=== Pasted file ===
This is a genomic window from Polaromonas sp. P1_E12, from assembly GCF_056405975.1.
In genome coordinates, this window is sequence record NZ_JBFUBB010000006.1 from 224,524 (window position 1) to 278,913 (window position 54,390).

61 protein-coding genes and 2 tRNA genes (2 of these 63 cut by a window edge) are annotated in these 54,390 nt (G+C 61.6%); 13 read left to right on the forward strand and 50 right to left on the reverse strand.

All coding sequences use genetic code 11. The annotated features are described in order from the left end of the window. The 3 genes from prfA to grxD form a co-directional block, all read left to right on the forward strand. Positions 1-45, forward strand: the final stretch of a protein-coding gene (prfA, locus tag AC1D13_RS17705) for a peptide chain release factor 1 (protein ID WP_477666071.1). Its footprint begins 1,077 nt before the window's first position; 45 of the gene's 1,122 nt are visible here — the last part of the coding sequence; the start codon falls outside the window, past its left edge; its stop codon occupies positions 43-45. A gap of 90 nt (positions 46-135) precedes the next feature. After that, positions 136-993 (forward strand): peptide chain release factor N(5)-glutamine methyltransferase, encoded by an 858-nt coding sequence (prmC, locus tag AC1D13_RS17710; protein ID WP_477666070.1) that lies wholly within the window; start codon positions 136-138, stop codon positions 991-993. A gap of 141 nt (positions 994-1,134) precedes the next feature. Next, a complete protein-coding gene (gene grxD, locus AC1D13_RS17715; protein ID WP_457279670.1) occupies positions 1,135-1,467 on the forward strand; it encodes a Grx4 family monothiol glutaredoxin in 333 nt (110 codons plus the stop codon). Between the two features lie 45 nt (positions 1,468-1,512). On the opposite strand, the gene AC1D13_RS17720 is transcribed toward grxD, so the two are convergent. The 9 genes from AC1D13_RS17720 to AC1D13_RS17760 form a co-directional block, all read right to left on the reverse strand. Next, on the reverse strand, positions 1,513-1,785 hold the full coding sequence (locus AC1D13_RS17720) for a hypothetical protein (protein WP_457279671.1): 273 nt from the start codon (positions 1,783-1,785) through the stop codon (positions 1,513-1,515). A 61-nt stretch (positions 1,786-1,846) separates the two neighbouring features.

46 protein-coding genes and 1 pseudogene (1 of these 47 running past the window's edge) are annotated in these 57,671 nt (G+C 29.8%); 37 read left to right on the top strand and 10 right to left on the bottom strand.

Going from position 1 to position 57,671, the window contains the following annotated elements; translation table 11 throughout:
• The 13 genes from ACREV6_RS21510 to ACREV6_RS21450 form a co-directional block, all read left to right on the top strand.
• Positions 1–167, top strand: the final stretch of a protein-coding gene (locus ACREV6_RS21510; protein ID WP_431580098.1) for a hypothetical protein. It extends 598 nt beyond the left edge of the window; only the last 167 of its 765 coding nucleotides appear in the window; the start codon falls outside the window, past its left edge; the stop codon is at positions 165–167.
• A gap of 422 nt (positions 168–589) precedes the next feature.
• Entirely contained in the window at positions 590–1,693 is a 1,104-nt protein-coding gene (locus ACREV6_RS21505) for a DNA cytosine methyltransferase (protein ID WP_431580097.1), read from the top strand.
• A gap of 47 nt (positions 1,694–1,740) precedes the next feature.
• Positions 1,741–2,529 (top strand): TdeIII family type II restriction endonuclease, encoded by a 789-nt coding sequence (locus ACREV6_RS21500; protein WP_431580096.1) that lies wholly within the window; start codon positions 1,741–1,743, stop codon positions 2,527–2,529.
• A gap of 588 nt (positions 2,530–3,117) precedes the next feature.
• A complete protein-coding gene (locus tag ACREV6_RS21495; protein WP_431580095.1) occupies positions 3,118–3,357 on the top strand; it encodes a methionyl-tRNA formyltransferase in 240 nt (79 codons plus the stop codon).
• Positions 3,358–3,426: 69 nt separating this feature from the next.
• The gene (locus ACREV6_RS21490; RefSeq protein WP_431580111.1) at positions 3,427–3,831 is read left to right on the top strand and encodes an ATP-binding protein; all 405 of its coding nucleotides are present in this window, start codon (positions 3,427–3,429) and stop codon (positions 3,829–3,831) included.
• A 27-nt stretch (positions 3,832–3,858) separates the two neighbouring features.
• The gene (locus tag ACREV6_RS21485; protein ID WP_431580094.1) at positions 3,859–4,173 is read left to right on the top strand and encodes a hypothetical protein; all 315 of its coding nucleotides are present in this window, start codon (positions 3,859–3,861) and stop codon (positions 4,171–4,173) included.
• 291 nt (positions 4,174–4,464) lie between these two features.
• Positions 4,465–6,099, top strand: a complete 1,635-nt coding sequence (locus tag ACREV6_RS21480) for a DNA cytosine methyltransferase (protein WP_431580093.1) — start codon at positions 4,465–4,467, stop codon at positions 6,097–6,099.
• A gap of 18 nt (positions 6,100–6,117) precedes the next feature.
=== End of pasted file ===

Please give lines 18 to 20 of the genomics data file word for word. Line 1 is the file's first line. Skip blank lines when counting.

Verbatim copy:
• The gene (locus tag ACREV6_RS21485; protein ID WP_431580094.1) at positions 3,859–4,173 is read left to right on the top strand and encodes a hypothetical protein; all 315 of its coding nucleotides are present in this window, start codon (positions 3,859–3,861) and stop codon (positions 4,171–4,173) included.
• 291 nt (positions 4,174–4,464) lie between these two features.
• Positions 4,465–6,099, top strand: a complete 1,635-nt coding sequence (locus tag ACREV6_RS21480) for a DNA cytosine methyltransferase (protein WP_431580093.1) — start codon at positions 4,465–4,467, stop codon at positions 6,097–6,099.